You may recognize the name Marquis de Lafayette from the sensational play Hamilton. However, long before he was singing on stage, Lafayette was a French aristocrat and military leader who played an integral role in the American Revolutionary War. He was born on September 6, 1757, in Chavaniac, France. Lafayette was orphaned in his teens and inherited a large fortune that allowed him to live a comfortable and privileged life.
Lafayette in the Colonies
He had always aspired to be a soldier, and in July of 1777 at the age of 19, Lafayette traveled to Philadelphia to fight in the American Revolutionary War. He was appointed Major General in the Continental Army and served under George Washington. It’s said that Lafayette started out as a pushy and determined teenager but eventually gained the respect and love of Washington. In just a few months, Lafayette was living in Washington’s house, and riding next to him in battle. He even had Washington’s own physician tend to him after he was wounded. They became a surrogate father and son to each other, creating a bond that far surpassed the bond of war.
After achieving military success, Lafayette went back to France in 1779, where he acted as a diplomat to aid in the conversations between the American Colonies and France as the former asked for troops and supplies for the war. He worked closely with Benjamin Franklin and John Adams.
Lafayette returned to the American Colonies in 1780 and was given command of his own troops in Virginia. He and his troops are remembered for pursuing British Commander Cornwallis, eventually causing his surrender. After that, Lafayette was honored with the nickname “Hero of Two Worlds”.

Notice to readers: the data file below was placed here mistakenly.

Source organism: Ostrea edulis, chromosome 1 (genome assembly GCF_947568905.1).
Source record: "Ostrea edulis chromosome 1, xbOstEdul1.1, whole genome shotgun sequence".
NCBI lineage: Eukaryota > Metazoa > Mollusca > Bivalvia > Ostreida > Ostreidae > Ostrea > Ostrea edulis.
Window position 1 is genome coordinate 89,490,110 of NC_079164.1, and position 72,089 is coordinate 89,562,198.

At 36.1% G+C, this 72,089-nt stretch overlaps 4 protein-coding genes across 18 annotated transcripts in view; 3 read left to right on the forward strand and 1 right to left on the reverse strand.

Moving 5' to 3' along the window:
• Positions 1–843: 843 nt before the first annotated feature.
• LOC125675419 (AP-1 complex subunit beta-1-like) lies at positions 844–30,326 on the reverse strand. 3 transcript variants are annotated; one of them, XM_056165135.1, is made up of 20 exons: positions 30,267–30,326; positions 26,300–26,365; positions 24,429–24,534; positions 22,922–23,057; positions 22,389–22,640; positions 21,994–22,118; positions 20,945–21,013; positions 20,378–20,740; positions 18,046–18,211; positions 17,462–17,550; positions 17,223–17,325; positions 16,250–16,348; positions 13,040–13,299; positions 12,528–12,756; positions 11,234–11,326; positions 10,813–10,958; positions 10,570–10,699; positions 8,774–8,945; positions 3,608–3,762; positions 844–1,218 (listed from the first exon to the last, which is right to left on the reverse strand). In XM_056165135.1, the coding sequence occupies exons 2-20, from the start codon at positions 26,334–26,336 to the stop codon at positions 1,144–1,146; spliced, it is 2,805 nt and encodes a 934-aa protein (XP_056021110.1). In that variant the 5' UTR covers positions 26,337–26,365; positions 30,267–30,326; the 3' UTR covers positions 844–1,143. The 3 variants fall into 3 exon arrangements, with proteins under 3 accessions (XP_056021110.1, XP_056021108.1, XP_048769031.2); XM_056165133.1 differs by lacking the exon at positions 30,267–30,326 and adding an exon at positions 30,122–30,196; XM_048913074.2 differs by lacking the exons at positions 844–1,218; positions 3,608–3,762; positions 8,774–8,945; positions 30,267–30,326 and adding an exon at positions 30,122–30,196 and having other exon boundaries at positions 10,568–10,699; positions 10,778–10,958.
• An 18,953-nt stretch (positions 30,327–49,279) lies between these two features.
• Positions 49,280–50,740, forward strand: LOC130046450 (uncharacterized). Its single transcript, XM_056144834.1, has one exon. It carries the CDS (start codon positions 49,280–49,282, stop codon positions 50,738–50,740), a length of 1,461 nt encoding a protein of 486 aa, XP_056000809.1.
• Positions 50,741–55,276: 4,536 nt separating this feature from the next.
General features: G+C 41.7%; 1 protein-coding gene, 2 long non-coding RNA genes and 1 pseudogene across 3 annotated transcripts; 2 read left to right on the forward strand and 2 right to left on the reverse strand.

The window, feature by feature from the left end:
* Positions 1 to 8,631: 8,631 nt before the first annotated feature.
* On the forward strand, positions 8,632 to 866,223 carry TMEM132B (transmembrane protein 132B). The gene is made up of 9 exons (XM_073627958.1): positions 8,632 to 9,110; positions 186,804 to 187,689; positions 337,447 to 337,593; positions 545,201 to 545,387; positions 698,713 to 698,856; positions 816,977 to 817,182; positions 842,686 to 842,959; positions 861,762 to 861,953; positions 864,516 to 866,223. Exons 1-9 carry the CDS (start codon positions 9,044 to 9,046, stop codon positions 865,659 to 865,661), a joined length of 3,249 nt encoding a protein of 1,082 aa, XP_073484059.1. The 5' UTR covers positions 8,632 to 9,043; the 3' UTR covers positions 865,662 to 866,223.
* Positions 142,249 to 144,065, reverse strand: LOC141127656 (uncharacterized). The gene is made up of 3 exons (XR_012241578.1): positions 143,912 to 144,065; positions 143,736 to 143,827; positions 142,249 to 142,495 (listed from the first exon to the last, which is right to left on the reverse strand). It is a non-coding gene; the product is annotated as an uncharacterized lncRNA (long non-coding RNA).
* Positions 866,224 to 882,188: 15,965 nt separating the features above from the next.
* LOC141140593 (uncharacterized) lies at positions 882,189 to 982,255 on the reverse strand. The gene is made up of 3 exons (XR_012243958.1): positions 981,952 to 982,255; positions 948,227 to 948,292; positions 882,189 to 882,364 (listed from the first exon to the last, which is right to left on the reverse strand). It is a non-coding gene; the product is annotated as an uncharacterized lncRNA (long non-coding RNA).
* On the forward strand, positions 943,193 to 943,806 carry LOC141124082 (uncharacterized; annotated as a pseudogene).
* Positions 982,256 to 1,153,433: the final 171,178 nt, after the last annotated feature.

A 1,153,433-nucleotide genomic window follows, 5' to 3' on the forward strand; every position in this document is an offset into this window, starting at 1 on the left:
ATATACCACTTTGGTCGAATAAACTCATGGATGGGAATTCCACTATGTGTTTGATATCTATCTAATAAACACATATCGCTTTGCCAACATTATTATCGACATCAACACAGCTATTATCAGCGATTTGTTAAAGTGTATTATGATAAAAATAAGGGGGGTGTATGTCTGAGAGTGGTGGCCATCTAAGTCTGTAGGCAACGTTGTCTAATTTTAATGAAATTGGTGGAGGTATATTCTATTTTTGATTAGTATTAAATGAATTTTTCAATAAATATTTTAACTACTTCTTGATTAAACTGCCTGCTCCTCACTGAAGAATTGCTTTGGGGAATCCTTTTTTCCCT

After the Revolution
Lafayette returned to France in 1782 as a war hero and honorary citizen of several US states. While in France, he entered the political scene and was elected as a representative to the Estates-General and wrote The Declaration of the Rights of Man and the Citizen with help from Thomas Jefferson. He also held the position of Commander of the Guard of Paris. It was in this position that he saved the lives of King Louis XVI and Queen Marie Antoinette from an invasion in Versailles. He brought them safely to a secure location.
The Call Back to America
After finally settling down to live the quiet life of a farmer, Lafayette was invited by President James Monroe to travel back to America in 1824. Though he had been out of the political scene for a number of years, he decided to make the trip anyway. A trip that President Monroe said would reinvigorate and reinstall the “spirit of 1776” in the next generation. During this trip, Lafayette visited each of the states (24 at the time) and the grave of George Washington with his son Georges Washington de Lafayette (named after the historic president). He was also the first foreign citizen to address the US House of Representatives.
Lafayette died on May 20, 1834, and is buried with dirt he collected from Bunker Hill.
Lafayette Closer to Home
On September 1, 1824, Marquis de Lafayette visited Portsmouth, New Hampshire. The state continues to remember Lafayette with a plaque that marks the location of his visit. It also named Mount Lafayette after him, and celebrates Lafayette Day on May 20 – the anniversary of his death. His name is memorialized and celebrated all over the country with schools, towns, and roads named after him.
On May 20 I encourage you all to think about Lafayette and notice how he continues to live on today, perhaps by watching Hamilton. I know I will be.